Saturday Scenes

Fri 25 January 2013

The Mystery of the Poe Toaster

Filed under: #satscene —— Sylvia @ 14:27

Every year on the 19th of January, the Poe Toaster appeared at the Westminster Hall and Burying Ground in Baltimore. It’s not clear when the first visit took place, although by 1950 the local paper had already reported it as an annual event. The Poe Toaster was a mysterious person dressed in black with a hat and a white scarf who appeared at Edgar Allen Poe’s gravestone in the early hours of the morning of the 19th of Jan. Every year, he (or she) drank a glass of cognac at the grave and then left three roses and the rest of the bottle by the gravestone. Sometimes the Toaster left a note along with the gifts, including “The torch will be passed” in 1993. In 1998, visitors to the grave stated that the Toaster appeared to be a younger individual and the few notes left after that date were very different in tone, including a criticism of France after they opposed the war in Iraq: “The sacred memory of Poe and his final resting place is no place for French cognac. With great reluctance but for respect for family tradition the cognac is placed. The memory of Poe shall live evermore!” It’s commonly believed that the Poe Toaster’s son took over the visits starting in 1998 and continued the tradition until 2009.

Sadly, the Poe Toaster did not appear in 2010 and has not been seen since, although some “imposters” appeared at the grave. They did not make the signal that the Poe Taster did, nor were the roses placed in the traditional pattern which had not changed over 75 years.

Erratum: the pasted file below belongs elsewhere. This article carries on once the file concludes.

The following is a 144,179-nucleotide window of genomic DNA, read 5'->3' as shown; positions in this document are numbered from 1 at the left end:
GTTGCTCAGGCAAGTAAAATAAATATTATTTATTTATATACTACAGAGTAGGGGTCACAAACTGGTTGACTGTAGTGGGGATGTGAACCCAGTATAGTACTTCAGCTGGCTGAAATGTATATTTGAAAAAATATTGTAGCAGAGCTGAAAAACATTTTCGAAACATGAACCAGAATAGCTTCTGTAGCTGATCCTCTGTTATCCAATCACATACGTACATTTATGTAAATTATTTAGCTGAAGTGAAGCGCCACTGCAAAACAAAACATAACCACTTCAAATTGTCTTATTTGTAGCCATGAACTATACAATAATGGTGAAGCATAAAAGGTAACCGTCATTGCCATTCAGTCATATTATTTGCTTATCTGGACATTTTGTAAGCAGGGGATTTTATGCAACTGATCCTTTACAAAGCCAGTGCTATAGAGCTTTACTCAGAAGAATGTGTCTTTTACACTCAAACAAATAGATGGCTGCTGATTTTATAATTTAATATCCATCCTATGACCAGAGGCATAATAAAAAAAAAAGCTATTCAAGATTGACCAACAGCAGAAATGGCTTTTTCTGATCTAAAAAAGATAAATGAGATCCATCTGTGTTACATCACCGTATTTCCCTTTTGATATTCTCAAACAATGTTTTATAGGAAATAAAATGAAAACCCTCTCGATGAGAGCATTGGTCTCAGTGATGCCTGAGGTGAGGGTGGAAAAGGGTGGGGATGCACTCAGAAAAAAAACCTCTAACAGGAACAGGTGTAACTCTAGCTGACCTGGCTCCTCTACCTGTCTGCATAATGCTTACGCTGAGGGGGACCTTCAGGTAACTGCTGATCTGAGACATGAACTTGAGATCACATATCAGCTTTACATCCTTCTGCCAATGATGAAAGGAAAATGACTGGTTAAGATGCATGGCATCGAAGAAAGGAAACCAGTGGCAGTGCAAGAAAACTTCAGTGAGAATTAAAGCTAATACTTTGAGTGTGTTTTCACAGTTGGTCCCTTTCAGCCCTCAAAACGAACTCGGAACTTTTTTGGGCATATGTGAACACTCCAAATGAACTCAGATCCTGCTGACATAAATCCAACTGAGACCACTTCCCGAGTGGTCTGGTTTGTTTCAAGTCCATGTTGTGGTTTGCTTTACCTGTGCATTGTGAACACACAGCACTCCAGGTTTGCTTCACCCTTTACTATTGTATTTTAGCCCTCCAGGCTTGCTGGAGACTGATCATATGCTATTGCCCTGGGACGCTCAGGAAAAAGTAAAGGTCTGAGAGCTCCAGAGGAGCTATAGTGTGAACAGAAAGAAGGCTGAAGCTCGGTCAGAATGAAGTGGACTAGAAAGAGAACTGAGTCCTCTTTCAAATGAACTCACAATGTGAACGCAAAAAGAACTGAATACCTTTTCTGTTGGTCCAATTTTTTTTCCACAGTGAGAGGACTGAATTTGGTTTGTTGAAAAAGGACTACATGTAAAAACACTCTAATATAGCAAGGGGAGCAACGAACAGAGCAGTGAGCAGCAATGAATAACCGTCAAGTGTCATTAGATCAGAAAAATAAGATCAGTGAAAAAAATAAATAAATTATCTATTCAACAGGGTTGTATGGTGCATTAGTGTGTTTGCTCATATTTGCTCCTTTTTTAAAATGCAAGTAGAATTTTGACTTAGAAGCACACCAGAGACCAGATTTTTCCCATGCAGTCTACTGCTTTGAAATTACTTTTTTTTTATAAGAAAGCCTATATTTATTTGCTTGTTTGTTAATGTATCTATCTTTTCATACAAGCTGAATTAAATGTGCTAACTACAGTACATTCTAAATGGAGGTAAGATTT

However, others argue that the tradition of Poe Toasting lives on.

Poe Toaster | I was there — the Poe Toaster came – Baltimore Sun

When I arrived, I was told that there had already been three such imposters. Then, around 2 in the morning, a spry young woman in a cloche hat with roses and cognac tucked into her coat made her way deftly through the crowd. Without any pretension, she delivered her tribute to the grave and was gone – was whisked away in a passing car and disappeared into the night.

I left after that, satisfied, realizing that the Poe Toaster is not a particular person but rather a concept. An idea.

Although the “official” Poe Toaster was not photographed on the 19th of January in 2013, many Saturday scenes were taken and submitted, all according to the traditions built up over the past five years:

And here are those photographers who continue to show up every Saturday:

So the big question is: How many Saturday Scenes can we manage this week?

You know the drill: take a photograph, tweet it to @Satscenes with a location and bask in the glory.

I’m looking forward to many more scenes from Saturdays to come.

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